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Syria: Lafarge's internal investigation finds serious misjudgment & neglect in dealing with armed groups; CEO resigns

2013 Karm al Jabal Neighbourhood in Aleppo, Photo Credit Basma, licensed under CC BY-ND 2.0

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24 April 2017

Lafarge in Syria: the conclusion of their internal report admitted the implication of the parent company

Author: Sherpa

Successive departures...from Lafarge are the first significant steps of the company towards the recognition of its liability...following Sherpa’s complaint...for funding terrorism, complicity in war crimes and crimes against humanity. The internal report, by admitting the French management’s involvement, confirms...the parent company was the final decider for the human rights violations perpetrated in Syria...[T]he French duty of care bill...will now obstruct such a lack of vigilance from a parent company on its supply chain...“Soft law" solutions proposed...are way insufficient and demonstrated their inefficiency...serious human rights violations have to be judged according to hard law in order to ensure justice...

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24 April 2017

Lafarge Scandal Points to Difficulty for Businesses in War Zones

Author: Liz Alderman, New York Times (USA)

[Lafarge S.A.] announced that its chief executive...would resign after an internal investigation...found [its] Syrian [Cement Plant] operation’s managers paid off armed groups to allow safe passage for employees and keep supplies flowing...The company has argued that its local managers saw little [other] recourse...The French economy ministry is pursuing a lawsuit against the company over possible violations of international sanctions...Sherpa...accused the company of complicity in war crimes doing business with the terrorist group Islamic State...Lafarge has declined to publicize which local armed groups it funded, saying only that it involved “sanctioned parties.”...Lafarge said it would create an ethics and integrity committee...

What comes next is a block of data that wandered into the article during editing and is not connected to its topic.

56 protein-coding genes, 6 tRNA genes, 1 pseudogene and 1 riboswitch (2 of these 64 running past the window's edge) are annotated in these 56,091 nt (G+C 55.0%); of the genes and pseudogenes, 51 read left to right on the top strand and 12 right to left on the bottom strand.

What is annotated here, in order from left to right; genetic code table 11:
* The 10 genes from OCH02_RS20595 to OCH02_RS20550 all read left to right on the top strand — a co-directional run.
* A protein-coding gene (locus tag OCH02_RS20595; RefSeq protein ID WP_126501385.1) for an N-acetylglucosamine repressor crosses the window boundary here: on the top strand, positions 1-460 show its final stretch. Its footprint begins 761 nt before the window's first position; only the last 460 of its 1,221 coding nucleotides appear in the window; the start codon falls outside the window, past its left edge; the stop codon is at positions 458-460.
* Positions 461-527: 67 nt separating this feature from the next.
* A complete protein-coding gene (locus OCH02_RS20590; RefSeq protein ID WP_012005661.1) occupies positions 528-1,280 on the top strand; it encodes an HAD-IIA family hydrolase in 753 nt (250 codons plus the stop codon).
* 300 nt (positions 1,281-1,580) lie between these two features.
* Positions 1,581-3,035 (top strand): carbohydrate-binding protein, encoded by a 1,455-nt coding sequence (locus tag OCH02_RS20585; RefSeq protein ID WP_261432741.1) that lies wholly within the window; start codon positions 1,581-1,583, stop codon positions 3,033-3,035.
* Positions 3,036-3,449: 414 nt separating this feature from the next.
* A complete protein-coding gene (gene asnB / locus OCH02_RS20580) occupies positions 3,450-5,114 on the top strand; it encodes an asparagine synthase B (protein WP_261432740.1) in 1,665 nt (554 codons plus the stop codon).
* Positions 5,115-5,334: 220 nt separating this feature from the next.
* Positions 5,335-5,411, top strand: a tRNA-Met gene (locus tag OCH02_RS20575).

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24 April 2017

LafargeHolcim concludes independent investigation into legacy Syria operations and issues summary of investigation findings

Author: LafargeHolcim

[M]anagers of legacy Lafarge operations were alleged to have had dealings with certain armed groups and sanctioned parties at Lafarge’s plant in Syria...[LafargeHolcim's Board] commissioned an internal investigation...[and] concluded that [the CEO] was not responsible...[as well as that] LCS [Lafarge Cement Syria] used intermediaries...without regard to the identity of the groups involved...The combination of the war zone chaos and the “can-do” approach...may have caused [local management] to seriously misjudge the situation...inconsistent with Lafarge’s policies. Its compliance program...failed to prevent these breaches...There have been significant changes and developments made to the compliance program and infrastructure since...

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16 May 2017

LafargeHolcim's CEO resigns following evidence of the company's indirect financing of armed groups in Syria

Author: AFP

“French firm's CEO to quit amid claims of funding Syrian rebels”, 24 April 2017

French-Swiss cement maker LafargeHolcim said…its chief executive Eric Olsen is stepping down following an internal investigation into the company's activities in Syria. 

His resignation, which has been accepted by the group's board, will be effective on 15 July, LafargeHolcim said in a statement.

Olsen's departure follows an inquiry into the indirect financing by Lafarge of armed groups in Syria, a country torn by civil war, to keep one of its cement plants operational. 

"While I was absolutely not involved in, nor even aware of, any wrongdoing, I believe my departure will contribute to bringing back serenity to a company that has been exposed for months on this case," [Olson] said.

In March, LafargeHolcim admitted that it had resorted to "unacceptable practices" to continue operations at one of its now-closed factories in Syria.

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